Histopathological results of nasopharyngeal masses of adult patients: a study from two centres in Port Harcourt, Nigeria
Background: Nasopharyngeal masses in adult patients in most cases are considered to be tumours unless proven otherwise.
Aim: To determine the histopathological results of nasopharyngeal masses seen in adult patients in Port Harcourt Nigeria. It will also highlight the management outcomes of these patients.
Methods: A prospective (January 2010 to December 2013) study of 45 patients with both clinical and radiological evidence of nasopharyngeal masses seen at the Ear Nose and Throat (ENT) surgery clinics of University of Port Harcourt Teaching Hospital (UPTH) and Kinx Medical Consultants clinic in Port Harcourt. All the patients had examination under anaesthesia (E/U/A) of the nose and nasopharynx and biopsy. The data collected were documented in a proforma designed for the study by the researchers. The data are bio-data, clinical features, investigations, histopathological findings, treatment, complications and management outcome. The data were entered into an SPSS version 14 computer soft ware and analyzed descriptively.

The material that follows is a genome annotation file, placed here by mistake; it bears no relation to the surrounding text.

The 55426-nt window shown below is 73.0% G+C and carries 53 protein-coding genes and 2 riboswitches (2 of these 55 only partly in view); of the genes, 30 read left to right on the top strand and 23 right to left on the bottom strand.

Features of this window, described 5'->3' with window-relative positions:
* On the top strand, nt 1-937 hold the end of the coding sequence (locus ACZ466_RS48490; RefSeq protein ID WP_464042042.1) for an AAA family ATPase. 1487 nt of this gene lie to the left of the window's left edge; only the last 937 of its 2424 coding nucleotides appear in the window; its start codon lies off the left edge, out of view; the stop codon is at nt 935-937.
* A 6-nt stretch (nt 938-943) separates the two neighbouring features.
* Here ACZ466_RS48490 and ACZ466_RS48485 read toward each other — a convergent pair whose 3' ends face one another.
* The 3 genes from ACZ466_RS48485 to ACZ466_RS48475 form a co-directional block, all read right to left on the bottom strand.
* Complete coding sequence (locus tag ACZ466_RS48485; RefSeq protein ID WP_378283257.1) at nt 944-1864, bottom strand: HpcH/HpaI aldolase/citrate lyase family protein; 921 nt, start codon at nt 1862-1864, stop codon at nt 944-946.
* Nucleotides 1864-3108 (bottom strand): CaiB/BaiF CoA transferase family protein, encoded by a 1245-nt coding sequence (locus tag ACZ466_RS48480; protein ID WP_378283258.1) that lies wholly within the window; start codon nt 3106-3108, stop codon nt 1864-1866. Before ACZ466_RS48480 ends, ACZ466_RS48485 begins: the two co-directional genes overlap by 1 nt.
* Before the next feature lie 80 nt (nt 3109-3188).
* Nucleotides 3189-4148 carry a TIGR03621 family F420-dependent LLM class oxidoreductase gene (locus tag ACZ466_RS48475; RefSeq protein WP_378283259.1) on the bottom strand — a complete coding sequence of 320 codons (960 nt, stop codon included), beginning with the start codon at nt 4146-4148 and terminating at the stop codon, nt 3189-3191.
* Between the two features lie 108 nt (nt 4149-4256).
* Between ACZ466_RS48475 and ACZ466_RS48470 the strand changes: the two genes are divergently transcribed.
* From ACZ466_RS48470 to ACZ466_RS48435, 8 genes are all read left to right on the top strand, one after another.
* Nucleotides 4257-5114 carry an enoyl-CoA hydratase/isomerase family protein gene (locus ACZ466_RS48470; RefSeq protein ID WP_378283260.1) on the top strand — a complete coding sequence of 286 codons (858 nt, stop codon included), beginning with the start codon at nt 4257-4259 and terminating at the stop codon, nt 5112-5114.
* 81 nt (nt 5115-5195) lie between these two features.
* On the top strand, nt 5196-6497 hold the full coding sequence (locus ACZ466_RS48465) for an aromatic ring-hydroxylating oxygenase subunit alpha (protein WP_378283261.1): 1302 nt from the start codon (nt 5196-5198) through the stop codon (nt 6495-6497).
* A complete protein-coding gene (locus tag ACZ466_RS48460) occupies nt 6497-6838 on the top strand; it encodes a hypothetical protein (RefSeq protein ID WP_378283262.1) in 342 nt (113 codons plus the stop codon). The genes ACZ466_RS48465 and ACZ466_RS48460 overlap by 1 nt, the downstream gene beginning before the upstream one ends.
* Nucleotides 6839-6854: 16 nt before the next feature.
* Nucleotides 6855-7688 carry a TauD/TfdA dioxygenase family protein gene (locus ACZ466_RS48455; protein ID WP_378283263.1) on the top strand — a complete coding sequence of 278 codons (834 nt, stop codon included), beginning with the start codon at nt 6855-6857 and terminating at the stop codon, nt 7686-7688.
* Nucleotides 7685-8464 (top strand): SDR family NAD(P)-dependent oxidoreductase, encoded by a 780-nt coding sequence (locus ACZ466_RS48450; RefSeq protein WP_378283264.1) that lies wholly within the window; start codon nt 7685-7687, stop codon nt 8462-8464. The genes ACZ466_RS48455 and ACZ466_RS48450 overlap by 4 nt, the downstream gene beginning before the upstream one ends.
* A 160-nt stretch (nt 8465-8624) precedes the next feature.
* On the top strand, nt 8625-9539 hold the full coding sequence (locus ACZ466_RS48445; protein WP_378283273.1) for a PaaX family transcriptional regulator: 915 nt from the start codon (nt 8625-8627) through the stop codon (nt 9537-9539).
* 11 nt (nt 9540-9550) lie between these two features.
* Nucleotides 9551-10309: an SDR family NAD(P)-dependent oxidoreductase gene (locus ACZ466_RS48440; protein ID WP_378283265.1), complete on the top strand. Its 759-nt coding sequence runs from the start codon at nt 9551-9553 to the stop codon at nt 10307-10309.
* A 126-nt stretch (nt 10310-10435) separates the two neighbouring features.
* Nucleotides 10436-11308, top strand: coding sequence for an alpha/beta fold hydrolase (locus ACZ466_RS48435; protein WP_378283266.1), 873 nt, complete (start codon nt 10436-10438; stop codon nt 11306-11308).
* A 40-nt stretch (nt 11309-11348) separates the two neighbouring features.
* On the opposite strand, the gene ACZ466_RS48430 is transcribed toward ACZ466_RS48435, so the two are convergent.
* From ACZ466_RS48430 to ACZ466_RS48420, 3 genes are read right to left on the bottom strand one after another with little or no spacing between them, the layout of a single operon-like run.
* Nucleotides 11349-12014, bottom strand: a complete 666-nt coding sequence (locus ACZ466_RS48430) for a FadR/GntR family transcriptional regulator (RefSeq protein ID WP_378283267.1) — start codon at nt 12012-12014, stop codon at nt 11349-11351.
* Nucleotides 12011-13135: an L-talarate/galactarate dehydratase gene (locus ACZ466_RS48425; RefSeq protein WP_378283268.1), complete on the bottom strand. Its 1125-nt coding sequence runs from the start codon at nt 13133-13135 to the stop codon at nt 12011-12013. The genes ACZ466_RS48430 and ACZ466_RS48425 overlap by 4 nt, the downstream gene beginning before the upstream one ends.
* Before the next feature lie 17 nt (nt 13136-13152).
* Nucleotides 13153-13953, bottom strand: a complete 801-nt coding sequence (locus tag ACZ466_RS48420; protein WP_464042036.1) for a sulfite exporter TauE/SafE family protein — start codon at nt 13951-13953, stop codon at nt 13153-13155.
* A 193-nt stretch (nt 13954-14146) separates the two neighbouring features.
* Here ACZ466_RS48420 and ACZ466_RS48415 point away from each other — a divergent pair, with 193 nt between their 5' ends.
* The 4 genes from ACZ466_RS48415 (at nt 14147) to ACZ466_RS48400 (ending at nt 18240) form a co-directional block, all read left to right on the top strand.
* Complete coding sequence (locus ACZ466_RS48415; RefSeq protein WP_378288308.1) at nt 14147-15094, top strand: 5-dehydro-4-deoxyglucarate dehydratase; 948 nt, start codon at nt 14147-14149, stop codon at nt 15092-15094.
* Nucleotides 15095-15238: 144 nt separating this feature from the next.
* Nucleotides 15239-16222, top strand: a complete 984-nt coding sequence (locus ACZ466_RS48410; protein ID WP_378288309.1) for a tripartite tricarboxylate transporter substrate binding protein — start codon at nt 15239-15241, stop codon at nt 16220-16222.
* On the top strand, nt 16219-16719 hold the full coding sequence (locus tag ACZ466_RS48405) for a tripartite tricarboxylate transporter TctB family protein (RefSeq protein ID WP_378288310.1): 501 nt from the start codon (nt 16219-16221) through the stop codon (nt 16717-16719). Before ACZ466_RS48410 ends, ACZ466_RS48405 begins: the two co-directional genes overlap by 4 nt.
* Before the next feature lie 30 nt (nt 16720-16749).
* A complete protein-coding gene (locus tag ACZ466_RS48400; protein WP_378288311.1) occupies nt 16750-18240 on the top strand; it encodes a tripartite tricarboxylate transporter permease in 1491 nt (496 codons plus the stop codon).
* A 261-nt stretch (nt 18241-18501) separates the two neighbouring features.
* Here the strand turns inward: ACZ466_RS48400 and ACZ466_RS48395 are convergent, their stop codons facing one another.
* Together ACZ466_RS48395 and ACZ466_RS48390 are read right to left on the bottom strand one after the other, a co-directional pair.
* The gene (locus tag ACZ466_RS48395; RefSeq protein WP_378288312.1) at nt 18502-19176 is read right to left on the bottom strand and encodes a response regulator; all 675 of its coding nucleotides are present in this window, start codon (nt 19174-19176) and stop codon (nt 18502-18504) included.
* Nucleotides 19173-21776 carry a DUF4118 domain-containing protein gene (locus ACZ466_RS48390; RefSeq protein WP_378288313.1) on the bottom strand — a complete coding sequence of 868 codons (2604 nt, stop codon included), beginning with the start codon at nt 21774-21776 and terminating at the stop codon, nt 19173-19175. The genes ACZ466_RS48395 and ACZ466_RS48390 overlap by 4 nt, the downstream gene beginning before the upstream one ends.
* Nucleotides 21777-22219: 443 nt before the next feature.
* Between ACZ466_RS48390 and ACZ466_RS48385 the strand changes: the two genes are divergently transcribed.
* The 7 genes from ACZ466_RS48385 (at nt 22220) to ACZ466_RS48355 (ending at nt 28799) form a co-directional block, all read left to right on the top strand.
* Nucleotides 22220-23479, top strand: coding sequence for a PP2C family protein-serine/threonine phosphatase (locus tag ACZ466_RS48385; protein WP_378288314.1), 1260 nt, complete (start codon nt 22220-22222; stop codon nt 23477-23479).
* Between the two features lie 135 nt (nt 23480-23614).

Results: Forty five adult patients had E/U/A of the nose and nasopharynx and biopsy of nasopharyngeal masses. They all had history of chronic rhinorrhoea, snoring and nasal obstruction. Age range was 18-72 years. There were 20 males and 25 females with male to female ratio of 1:1.25. The commonest histopathological diagnosis was adenoidal hyperplasia (n=36, 80%) followed by non-Hodgkin lymphoma (n=5, 11.11%).
Conclusion: Even though the predominant histopathological result of nasopharyngeal masses in adult patients we encountered was adenoidal hyperplasia, all tissues from the nasopharynx irrespective of their benign macroscopic appearances should be subjected to histopathological examination to avoid missing out more sinister diagnosis.
Keywords: Examination under anaesthesia, Nasopharyngeal masses, Non-Hodgkin lymphoma, Adenoidal hyperplasia, Squamous cell carcinoma
Manuscripts published do not necessarily reflect the opinion of the Editorial Board but that of the author(s).